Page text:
China bans tattoos in soccer

Society & Culture

Meanwhile: Eileen Gu claimed her third freeski halfpipe World Cup win in a row on New Year’s Day in Calgary. The teenage sensation is hitting top form with the Olympic Games only a month out.

Zhang Linpeng

Chinese soccer may be collapsing in front of our very eyes, but that has not stopped the powers that be from focusing on the real issue in the game: tattoos.

Last week, China’s General Administration of Sport released a statement saying players on the national team “are strictly prohibited from having new tattoos” and that “those who have tattoos are advised to have them removed.”

The statement also stated that “in special circumstances, the tattoos must be covered during training and competition, with the consent of the rest of the team,” and that junior teams (u20 and under) would be “prohibited” from recruiting players with tattoos.

Tattoos have been in the firing line of Chinese sports and soccer officials for a number of years, with the Communist Party striving for cultural purity and setting a “good example for society.”

From athletes to television personalities, there has been a drive to cover up tattoos as well as more mundane things such as dyed hair. According to the BBC:

Last December, a women’s university football match in China had to be called off after players were told they were not allowed to have dyed hair.

The match organisers, the National Youth Campus Football League, said in a statement at the time: “Athletes at all stages shall not have tattoos, dye their hair, wear weird hairstyles, or wear any accessories, otherwise they will be ineligible for the competition.”

Current national team players with tattoos, such as Zhāng Línpéng 张琳芃, usually cover up their markings during national team games with tape or undershirts.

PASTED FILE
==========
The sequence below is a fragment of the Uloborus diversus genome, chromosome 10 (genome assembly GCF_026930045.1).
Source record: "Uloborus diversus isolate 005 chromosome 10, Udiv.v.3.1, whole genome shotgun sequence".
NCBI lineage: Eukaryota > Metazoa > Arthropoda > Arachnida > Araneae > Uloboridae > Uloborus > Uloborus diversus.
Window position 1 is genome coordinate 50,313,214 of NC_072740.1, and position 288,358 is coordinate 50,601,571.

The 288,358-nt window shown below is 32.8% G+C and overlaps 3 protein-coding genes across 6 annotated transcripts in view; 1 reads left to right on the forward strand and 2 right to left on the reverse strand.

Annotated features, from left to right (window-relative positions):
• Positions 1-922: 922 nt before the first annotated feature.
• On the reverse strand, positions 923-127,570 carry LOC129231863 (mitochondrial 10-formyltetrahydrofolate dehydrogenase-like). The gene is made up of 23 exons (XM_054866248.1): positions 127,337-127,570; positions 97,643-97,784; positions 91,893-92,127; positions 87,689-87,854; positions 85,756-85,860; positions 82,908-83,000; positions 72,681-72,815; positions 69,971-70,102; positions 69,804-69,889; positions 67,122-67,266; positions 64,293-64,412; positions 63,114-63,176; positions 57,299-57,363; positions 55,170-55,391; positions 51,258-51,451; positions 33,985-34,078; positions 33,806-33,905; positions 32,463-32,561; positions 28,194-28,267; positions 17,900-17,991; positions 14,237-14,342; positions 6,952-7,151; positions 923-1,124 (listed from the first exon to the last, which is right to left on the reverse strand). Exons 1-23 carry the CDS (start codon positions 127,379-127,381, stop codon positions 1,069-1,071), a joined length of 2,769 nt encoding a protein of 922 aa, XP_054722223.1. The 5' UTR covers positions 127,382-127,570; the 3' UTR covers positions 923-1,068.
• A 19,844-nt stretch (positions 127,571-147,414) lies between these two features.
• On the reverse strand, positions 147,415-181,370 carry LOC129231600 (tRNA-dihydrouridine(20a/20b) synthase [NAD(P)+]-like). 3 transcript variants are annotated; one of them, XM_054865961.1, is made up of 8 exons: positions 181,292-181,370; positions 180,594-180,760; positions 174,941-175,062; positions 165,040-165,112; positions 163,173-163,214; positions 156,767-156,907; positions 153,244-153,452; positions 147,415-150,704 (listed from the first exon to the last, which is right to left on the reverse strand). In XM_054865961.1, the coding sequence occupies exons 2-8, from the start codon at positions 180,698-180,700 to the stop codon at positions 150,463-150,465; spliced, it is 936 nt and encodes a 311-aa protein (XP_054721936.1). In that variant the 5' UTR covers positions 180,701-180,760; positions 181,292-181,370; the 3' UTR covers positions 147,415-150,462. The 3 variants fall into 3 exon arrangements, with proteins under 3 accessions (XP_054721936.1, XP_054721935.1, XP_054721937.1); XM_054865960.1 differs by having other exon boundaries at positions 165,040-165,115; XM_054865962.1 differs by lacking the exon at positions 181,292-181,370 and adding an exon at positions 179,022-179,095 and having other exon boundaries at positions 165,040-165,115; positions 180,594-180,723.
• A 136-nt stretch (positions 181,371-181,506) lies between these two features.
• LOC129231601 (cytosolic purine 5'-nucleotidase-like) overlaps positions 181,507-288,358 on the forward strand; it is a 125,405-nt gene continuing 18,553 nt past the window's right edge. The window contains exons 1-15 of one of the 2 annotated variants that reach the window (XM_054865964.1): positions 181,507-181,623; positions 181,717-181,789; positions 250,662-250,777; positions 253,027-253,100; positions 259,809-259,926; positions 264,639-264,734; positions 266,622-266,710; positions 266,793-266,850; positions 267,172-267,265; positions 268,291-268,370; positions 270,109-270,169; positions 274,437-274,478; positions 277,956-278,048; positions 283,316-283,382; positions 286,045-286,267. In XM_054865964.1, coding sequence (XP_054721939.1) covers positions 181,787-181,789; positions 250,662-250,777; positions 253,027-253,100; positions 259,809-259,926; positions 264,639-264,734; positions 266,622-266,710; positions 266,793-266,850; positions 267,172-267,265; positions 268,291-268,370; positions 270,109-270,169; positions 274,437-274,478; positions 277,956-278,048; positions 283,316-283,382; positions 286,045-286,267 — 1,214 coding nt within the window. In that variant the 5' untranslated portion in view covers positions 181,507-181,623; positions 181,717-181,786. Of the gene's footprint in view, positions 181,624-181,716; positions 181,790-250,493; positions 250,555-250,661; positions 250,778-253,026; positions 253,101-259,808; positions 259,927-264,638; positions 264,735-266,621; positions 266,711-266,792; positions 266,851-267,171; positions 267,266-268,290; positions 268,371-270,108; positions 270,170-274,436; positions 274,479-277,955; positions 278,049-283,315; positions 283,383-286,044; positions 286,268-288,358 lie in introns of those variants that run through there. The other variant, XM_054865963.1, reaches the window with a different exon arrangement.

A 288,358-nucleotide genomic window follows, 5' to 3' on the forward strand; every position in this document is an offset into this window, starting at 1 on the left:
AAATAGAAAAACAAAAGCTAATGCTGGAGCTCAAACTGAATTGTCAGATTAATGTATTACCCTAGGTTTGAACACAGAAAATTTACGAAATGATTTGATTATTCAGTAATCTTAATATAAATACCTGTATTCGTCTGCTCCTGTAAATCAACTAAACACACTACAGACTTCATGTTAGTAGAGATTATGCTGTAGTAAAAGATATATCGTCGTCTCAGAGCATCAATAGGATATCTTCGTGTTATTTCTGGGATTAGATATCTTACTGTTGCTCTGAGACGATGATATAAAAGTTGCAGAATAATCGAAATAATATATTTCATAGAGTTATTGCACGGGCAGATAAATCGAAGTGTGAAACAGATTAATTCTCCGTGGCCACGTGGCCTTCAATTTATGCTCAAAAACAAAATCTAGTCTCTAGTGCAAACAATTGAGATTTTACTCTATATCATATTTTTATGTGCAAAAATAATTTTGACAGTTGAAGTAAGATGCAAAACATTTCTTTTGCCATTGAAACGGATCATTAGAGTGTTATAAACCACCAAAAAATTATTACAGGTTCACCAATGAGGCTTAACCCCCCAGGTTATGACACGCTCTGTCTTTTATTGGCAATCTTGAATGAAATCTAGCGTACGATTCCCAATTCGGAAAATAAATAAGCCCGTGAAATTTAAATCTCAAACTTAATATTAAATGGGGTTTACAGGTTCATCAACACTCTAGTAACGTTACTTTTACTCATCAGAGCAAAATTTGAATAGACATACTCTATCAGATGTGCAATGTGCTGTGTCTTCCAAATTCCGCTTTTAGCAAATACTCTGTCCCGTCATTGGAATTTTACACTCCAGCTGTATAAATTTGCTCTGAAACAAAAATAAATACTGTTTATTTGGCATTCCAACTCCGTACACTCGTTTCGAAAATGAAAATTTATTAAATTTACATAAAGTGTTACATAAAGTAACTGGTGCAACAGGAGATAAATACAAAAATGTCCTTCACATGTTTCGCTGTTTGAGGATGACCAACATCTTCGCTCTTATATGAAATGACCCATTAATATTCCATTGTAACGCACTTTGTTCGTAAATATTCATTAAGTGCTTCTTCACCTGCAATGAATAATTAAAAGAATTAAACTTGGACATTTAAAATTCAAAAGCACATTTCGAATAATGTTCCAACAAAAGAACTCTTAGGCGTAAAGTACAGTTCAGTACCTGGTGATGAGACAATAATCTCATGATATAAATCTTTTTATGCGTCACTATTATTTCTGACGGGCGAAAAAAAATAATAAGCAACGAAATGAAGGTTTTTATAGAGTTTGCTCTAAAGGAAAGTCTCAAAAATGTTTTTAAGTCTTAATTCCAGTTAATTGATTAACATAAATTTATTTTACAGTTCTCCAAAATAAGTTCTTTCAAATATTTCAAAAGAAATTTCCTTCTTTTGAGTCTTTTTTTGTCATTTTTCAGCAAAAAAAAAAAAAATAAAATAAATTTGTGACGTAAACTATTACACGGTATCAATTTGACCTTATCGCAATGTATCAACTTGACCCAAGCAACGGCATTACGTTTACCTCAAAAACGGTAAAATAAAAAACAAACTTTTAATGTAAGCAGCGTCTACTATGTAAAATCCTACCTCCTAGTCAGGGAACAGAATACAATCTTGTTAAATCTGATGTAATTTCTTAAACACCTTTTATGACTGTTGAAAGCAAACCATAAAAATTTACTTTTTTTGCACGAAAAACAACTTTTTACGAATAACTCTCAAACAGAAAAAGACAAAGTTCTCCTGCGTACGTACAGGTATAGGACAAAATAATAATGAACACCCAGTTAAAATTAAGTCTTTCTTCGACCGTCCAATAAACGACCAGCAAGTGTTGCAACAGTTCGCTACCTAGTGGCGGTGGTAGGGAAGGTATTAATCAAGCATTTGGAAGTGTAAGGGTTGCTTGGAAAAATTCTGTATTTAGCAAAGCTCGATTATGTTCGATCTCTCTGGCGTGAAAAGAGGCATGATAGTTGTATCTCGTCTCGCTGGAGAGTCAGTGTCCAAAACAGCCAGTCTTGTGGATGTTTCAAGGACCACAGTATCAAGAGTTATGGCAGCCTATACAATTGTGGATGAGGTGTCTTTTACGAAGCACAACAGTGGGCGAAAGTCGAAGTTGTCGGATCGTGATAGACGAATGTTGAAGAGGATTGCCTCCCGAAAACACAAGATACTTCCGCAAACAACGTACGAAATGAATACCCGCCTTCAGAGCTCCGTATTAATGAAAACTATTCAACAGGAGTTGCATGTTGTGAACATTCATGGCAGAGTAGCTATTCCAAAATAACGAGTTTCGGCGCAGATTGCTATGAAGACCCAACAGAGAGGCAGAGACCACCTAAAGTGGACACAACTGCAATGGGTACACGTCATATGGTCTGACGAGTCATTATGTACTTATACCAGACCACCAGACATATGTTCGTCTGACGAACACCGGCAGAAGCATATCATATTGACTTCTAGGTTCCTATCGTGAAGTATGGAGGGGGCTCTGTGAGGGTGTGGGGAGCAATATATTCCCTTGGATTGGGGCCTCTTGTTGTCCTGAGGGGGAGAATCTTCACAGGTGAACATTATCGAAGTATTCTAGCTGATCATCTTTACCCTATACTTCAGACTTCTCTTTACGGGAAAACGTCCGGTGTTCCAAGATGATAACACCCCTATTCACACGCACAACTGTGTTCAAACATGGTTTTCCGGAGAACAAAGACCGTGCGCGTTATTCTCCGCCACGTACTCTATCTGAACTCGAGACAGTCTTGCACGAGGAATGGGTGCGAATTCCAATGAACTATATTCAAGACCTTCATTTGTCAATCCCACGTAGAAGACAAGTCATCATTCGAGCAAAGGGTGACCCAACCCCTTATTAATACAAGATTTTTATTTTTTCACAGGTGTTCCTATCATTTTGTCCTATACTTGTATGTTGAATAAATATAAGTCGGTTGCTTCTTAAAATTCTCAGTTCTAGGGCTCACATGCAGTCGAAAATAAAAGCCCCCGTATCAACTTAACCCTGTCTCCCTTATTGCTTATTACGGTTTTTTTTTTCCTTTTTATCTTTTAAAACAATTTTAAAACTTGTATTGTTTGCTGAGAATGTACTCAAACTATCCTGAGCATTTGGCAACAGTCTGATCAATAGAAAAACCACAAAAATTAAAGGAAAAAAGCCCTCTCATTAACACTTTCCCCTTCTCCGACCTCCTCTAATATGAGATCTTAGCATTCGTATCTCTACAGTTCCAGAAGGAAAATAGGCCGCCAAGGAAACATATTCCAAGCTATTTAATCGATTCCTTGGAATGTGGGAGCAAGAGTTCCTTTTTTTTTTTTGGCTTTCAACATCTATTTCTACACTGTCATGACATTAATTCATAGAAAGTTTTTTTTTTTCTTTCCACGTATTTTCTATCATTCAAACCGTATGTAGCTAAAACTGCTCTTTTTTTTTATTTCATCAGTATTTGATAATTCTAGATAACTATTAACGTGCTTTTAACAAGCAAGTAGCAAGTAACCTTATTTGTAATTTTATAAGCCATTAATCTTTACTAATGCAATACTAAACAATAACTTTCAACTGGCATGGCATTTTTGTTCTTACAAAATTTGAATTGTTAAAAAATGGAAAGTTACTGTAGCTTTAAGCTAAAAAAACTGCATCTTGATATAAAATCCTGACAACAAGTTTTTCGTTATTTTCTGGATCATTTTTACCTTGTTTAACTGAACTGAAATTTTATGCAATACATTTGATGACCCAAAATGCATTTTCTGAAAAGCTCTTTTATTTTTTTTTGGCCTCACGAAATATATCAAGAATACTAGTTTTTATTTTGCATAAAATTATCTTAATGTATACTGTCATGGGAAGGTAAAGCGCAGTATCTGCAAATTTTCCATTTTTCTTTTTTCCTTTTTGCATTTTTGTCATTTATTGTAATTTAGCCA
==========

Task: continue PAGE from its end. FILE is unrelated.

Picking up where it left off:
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The General Administration of Sport’s statement also said that teams should organize “ideological and political education activities” that would “strengthen the patriotic education” of players.

The Chinese national team has failed to qualify for every World Cup since 2002 and currently looks to miss out yet again after a disappointing start to the final qualifying round.

Meanwhile, the professional game is staring at financial abyss, with 11 of the 16 Chinese Super League clubs presently in wage arrears, and foreign players, coaches, and naturalized players fleeing the country in search of stability.


Eileen Gu making history with Beijing 2022 on the horizon

Eileen Gu (谷爱凌 Gǔ Àilíng) won twice in three days at the FIS Freestyle Ski World Cup in Calgary over the weekend, and now has three straight World Cup halfpipe victories. The teenage sensation is hitting top form with the Olympic Games only a month out.

The naturalized Chinese skier represents one of China’s top medal hopes at the Beijing Olympics. The 18-year-old is favored to claim gold in halfpipe, big air, and slopestyle.

This season, Gu has found herself with a perfect record of three out of three gold medals in the halfpipe, her favored event, and also won a big air competition at Steamboat last month.

Gu almost didn’t have a chance to compete in Calgary after losing her passport before her flight. She arrived at the venue only on the day she was due to compete.

After a brief 45-minute warm-up, Gu put down an impressive run that included her new combination of a left alley-oop flat 540 mute (two full rotations, grabbing the outside of the opposite ski, spinning uphill) into a right alley-oop flat 540 safety (two rotations, grabbing the outside of the same ski, spinning uphill).

“Yesterday I was in a different country with a lost passport and had no idea how I was going to get here,” Gu said afterwards. “But I figured it out at the last moment, got to my flight, was the last person on my flight, forgot my phone charger, no mom, no coach…everything was just kind of chaotic.

“I’ve been talking to my mom and my coach on the chairlift and getting amazing support from my friends here, so it’s been good.

“We made it work. I wanted to come out here and have fun…That was the goal and I had a great time tonight.”


Other Stories:

Zhou Guanyu on toy cars, karting and his rise to F1 (SCMP)

UK Peer leads boycott of Coca-Cola over Beijing 2022 role (The Guardian)

Omicron leaves Beijing’s spectator plans up in the air (Nikkei)

The China Sports Column runs every week on The China Project.